Sovereign Citizens Member Sentenced To Two Years In Prison For Mailing Fictitious Financial Instrument
BIRMINGHAM – A federal judge today sentenced a Pinson man and member of an anti-government Sovereign Citizens group for mailing a fictitious financial instrument to pay off his home mortgage, announced U.S. Attorney Joyce White Vance and FBI Special Agent in Charge Richard D. Schwein Jr.
U.S. District Judge Inge P. Johnson sentenced DONALD JOE BARBER, 64, for mailing a fictitious “bonded promissory note” to his mortgage servicing company on March 10, 2008, in a fraudulent effort to satisfy his mortgage. Barber presented the fraudulent $10 million note as if it were a valid financial instrument drawn on a secret U.S. government account. A federal jury convicted Barber on the fraud charge in April.
During today's hearing, Barber began reading a letter that his attorney had to complete for him when he was unable to continue, in which Barber told the court that he would stop promoting the beliefs of the Sovereign Citizen movement.
Judge Johnson ordered Barber to serve his two-year federal prison sentence after completing sentences he has in state court. Barber will remain on supervised release for two years following completion of his federal prison sentence.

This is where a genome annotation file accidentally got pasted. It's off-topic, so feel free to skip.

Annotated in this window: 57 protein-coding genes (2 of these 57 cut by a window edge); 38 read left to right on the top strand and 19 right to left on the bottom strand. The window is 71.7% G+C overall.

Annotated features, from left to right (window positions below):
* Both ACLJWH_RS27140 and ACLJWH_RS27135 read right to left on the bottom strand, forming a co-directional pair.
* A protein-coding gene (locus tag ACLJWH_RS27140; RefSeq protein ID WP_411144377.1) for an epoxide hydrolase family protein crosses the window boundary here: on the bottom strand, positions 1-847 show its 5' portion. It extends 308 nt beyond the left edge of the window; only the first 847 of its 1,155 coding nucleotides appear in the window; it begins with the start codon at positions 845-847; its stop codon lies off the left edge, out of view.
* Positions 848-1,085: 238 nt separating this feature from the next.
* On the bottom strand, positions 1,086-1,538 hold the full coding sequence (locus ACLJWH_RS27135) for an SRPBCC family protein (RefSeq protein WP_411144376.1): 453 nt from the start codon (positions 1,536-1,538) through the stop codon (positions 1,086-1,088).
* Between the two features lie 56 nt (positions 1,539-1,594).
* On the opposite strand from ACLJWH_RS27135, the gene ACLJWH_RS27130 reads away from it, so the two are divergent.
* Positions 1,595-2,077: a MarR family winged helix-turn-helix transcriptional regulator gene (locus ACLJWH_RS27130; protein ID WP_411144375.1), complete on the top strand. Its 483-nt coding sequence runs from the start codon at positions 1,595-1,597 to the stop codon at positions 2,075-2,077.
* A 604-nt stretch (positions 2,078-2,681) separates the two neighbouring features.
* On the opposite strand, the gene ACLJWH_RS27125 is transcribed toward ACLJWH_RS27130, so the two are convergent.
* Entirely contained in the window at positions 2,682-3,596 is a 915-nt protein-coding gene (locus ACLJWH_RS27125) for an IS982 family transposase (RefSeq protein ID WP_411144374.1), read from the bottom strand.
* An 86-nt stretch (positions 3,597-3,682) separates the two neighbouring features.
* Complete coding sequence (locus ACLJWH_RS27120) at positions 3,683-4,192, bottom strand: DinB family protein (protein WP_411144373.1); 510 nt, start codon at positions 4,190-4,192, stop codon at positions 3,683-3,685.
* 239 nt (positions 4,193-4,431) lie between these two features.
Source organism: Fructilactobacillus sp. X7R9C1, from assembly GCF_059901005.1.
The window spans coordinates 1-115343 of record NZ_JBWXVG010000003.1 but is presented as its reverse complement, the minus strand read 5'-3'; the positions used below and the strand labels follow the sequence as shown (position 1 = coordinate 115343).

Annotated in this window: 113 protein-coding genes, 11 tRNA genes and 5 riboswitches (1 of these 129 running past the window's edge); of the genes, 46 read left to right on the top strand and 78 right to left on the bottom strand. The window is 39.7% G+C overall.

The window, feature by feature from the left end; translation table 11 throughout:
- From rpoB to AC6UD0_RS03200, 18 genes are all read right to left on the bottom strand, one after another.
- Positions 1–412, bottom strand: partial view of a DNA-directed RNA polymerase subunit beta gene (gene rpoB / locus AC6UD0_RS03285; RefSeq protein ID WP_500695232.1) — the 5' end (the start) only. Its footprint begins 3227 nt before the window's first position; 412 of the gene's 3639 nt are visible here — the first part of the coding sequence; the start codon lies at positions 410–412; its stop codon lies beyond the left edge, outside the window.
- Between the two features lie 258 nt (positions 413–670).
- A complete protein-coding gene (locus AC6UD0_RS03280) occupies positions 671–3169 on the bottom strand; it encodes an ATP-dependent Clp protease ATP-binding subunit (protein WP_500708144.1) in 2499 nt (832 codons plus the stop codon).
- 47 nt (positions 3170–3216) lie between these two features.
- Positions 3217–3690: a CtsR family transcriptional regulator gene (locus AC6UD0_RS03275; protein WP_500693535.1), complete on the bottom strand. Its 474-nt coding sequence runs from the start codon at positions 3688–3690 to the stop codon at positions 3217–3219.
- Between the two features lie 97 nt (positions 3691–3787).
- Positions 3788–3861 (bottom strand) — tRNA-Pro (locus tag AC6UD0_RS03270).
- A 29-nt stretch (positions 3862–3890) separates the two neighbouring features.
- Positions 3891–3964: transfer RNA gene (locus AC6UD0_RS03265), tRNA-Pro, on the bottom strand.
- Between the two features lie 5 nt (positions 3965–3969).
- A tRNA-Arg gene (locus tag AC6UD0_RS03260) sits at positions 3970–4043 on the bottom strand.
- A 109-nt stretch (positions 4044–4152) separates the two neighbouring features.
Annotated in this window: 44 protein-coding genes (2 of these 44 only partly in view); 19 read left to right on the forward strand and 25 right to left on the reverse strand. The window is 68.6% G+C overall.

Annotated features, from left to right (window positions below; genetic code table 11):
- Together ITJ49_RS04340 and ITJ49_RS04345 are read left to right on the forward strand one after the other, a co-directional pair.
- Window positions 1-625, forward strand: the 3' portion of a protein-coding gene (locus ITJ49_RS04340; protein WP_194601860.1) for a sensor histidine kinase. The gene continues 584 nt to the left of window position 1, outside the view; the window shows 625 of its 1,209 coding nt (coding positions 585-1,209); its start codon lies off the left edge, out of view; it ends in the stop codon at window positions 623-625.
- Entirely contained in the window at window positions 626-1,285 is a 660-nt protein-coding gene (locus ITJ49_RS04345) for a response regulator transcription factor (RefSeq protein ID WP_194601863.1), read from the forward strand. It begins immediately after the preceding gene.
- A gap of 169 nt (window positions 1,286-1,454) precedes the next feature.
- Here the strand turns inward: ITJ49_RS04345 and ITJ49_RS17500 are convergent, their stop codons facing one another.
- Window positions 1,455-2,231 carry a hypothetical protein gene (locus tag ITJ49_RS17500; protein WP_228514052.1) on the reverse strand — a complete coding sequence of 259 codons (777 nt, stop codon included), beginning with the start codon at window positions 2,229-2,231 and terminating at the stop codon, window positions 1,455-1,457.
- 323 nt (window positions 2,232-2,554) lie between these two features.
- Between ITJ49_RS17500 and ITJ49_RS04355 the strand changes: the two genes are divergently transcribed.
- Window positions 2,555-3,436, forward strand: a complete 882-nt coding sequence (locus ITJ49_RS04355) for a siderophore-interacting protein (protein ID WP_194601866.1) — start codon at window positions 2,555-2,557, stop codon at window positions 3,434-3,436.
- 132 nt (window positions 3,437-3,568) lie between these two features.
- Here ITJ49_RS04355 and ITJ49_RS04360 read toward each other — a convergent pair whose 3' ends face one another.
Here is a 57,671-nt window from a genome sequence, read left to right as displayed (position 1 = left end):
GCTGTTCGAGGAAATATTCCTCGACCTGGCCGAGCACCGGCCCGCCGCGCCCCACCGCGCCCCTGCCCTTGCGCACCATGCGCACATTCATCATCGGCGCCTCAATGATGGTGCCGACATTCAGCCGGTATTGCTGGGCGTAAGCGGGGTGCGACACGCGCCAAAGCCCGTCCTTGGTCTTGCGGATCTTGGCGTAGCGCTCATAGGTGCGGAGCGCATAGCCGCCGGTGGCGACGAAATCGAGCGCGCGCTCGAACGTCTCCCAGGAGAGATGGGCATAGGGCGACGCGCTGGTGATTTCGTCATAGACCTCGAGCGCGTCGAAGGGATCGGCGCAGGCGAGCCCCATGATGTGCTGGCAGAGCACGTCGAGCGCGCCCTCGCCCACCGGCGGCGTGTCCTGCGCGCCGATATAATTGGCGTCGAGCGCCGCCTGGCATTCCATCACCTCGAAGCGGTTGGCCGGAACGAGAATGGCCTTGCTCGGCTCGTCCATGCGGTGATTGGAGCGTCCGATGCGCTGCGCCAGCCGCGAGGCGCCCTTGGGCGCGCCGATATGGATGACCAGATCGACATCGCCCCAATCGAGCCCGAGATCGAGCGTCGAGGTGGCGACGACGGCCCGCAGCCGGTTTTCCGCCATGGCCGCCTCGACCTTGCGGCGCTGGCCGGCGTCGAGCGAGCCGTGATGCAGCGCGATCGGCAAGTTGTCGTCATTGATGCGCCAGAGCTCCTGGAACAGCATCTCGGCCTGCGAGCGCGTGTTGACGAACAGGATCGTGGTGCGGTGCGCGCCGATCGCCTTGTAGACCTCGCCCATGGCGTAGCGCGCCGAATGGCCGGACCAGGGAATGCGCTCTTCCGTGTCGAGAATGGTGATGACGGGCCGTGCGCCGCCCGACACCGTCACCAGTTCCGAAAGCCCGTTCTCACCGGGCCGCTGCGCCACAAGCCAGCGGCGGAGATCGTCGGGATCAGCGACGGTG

"Members of the Sovereign Citizen movement embrace an unfounded, mythological history of the United States to claim that they live outside the authority of government and its laws," Vance said. "Standing on that twisted premise, they break the law using fraudulent financial instruments and false court claims to advance an agenda of domestic terrorism," she said.
"Mr. Barber attempted to use a redemption scheme to avoid paying just debts, and today he pays for those crimes. All citizens should be wary of individuals or groups, such as 'sovereign citizens', that claim they can inform you on secret bank accounts, and should report that activity to the FBI."
The FBI describes members of the sovereign citizen movement in the U.S. as U.S. citizens who openly reject their citizenship status and claim to exist beyond the realm of government authority. Affiliates may use their self-appointed status to justify threats, violence or crime, including theft and fraud.
The FBI investigated the case, which Assistant U.S. Attorney Michael W. Whisonant Sr. prosecuted.